Conservation and Research Actions Underway
A cat control program commenced on Rota in 2012, targeting Mariana Crow breeding areas. Since the cat control program commenced, survival rates of first-year birds has increased, as shown from radio-telemetry and mark-resight analysis (Ha et al. 2014, Faegre et al. 2016) A habitat conservation plan was approved for the Rota Agricultural Homestead Development Area and is being implemented. Life history studies are continuing. A captive rear and release program in which crow eggs and nestlings will be harvested from the wild, reared, and then released at around 1.5-2 years of age commenced in 2016.
Conservation and Research Actions Proposed
Continue stringent measures to prevent the spread of brown tree-snakes B. irregularis from Guam to Rota. Continue research including study of population biology and health of birds and regular censuses using standardised methodology (National Research Council 1997, Morton et al. 1999, G. Wiles in litt. 1999). Continue feral cat control. Conduct a public education programme to reduce persecution (National Research Council 1997, Sussman et al. 2015). Study the causes of nest failure. Revise current land-use regulations and implement a monetary compensation programme for owners of crow nesting habitat to improve landowners’ attitudes and practices (Sussman et al. 2015).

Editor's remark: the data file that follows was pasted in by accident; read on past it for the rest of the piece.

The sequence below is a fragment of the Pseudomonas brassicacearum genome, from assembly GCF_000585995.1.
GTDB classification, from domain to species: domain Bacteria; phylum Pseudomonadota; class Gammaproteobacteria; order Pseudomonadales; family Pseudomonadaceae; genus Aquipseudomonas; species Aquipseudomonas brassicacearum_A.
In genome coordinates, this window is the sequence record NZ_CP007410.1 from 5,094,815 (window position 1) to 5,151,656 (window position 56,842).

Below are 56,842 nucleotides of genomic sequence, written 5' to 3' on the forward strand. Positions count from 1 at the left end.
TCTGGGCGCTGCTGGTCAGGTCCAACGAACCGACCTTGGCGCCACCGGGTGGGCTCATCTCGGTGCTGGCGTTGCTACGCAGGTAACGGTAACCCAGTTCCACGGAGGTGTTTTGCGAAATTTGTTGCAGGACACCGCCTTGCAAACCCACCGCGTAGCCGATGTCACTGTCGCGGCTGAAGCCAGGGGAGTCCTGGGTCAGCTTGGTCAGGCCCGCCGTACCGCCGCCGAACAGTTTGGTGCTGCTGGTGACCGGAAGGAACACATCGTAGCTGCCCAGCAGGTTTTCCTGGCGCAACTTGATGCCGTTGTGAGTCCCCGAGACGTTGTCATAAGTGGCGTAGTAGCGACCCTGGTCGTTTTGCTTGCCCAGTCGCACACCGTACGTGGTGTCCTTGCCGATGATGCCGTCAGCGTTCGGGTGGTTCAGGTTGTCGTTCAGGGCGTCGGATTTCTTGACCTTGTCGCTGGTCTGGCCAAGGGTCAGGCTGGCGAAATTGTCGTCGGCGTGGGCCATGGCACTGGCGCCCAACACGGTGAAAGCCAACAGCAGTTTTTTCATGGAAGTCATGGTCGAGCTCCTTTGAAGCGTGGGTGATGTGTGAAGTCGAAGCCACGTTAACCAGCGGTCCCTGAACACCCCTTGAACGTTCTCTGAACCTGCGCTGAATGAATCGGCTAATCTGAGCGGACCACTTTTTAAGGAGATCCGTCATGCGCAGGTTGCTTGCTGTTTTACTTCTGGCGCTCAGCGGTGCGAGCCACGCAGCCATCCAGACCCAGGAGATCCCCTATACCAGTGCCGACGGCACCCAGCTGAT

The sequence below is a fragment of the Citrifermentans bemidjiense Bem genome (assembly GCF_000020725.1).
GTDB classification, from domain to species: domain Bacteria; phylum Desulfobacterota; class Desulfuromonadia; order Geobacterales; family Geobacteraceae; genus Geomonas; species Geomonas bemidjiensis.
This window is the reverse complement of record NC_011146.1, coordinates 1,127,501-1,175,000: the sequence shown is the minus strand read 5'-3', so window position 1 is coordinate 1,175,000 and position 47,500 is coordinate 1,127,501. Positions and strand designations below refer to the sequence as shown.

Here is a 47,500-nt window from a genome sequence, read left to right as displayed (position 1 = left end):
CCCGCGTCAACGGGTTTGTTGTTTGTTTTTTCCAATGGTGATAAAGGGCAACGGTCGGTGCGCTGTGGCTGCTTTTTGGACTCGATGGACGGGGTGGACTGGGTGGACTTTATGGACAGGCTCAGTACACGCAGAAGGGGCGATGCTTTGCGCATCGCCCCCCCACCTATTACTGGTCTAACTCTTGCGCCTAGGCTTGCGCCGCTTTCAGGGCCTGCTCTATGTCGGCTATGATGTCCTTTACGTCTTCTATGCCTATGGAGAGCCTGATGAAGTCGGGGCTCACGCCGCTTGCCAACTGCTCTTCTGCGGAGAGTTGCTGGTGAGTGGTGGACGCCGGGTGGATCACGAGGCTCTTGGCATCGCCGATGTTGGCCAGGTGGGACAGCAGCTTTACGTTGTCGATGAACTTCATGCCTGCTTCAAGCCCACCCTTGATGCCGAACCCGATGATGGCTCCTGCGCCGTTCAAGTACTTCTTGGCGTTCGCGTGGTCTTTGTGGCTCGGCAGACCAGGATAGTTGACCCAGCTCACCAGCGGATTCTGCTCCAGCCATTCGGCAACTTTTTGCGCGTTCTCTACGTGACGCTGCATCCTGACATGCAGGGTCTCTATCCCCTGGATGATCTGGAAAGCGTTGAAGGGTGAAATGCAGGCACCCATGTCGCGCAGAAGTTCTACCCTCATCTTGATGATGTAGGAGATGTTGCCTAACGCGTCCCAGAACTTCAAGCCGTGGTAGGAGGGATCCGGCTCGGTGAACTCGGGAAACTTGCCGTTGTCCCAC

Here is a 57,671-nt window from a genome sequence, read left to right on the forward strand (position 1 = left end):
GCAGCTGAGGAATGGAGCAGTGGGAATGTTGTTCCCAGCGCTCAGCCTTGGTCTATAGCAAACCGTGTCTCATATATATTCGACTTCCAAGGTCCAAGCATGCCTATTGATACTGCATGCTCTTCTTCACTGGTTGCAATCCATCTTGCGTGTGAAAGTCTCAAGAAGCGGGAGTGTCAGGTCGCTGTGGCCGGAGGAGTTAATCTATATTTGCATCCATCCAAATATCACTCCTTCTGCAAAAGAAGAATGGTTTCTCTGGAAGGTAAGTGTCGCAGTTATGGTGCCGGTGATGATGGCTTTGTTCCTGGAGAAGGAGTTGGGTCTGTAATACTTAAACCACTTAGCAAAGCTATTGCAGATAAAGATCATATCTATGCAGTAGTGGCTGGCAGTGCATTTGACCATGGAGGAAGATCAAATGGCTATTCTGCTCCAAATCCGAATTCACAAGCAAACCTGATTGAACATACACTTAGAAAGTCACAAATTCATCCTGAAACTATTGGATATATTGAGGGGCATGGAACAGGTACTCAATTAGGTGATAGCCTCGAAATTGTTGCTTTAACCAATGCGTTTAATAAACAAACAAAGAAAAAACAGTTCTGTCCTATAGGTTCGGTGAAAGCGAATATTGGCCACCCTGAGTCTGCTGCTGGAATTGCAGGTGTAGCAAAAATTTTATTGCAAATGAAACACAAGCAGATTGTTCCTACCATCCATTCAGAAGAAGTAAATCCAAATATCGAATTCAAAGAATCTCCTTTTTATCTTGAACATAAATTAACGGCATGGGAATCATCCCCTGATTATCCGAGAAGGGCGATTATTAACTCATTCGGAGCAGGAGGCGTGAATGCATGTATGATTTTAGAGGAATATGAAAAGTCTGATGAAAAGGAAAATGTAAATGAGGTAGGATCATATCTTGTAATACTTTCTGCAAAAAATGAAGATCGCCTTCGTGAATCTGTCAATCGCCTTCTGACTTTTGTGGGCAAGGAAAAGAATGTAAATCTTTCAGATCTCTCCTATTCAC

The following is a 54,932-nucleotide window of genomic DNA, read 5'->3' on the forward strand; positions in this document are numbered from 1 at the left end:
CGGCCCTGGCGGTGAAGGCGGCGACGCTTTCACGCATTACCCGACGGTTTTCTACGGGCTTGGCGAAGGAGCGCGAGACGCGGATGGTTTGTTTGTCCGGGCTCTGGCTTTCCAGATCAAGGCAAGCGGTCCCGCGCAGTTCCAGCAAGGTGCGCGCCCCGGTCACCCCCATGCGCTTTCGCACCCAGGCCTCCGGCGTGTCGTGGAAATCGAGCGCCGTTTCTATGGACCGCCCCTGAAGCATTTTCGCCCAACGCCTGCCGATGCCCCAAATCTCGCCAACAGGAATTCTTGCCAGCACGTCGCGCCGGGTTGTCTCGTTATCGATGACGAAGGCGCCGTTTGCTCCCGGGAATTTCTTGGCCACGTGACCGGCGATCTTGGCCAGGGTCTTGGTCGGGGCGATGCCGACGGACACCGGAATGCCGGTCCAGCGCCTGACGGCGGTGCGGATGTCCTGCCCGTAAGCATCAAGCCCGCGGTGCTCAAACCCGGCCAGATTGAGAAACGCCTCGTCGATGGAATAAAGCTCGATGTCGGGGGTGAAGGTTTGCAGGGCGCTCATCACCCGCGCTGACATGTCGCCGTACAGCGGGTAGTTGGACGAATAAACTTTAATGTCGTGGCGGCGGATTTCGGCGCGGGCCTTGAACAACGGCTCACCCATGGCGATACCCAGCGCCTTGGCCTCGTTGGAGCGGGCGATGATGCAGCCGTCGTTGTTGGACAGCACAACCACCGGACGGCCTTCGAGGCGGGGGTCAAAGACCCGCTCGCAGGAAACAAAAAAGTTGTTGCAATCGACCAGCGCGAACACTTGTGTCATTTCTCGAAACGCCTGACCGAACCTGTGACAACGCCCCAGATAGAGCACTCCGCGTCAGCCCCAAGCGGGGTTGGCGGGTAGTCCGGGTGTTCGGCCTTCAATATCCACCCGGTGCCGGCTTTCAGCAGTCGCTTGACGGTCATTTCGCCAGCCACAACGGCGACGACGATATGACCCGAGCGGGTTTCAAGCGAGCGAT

38 cm. Medium-sized crow. All black, with slight gloss. Similar spp. Black Drongo Dicrurus macrocercus much smaller and slimmer with red eyes and forked tail. Micronesian Starling Aplonis opaca similarly shaped, but much smaller with golden-yellow eyes. Voice Loud scream kaaa-ah. Hints Shyer than most crows, often hiding in the forest.
Text account compilers
Khwaja, N., Wright, L, Westrip, J., Mahood, S., O'Brien, A., Calvert, R., Shutes, S., Stattersfield, A., Symes, A., Derhé, M., Taylor, J.
de Cruz, T., Berry, R., Morton, J., Amidon, F., Rodda, G., Berry, L., Saunders, A., Camp, R., Wiles, G., Lepson, J.
BirdLife International (2019) Species factsheet: Corvus kubaryi. Downloaded from http://www.birdlife.org on 17/02/2019. Recommended citation for factsheets for more than one species: BirdLife International (2019) IUCN Red List for birds. Downloaded from http://www.birdlife.org on 17/02/2019.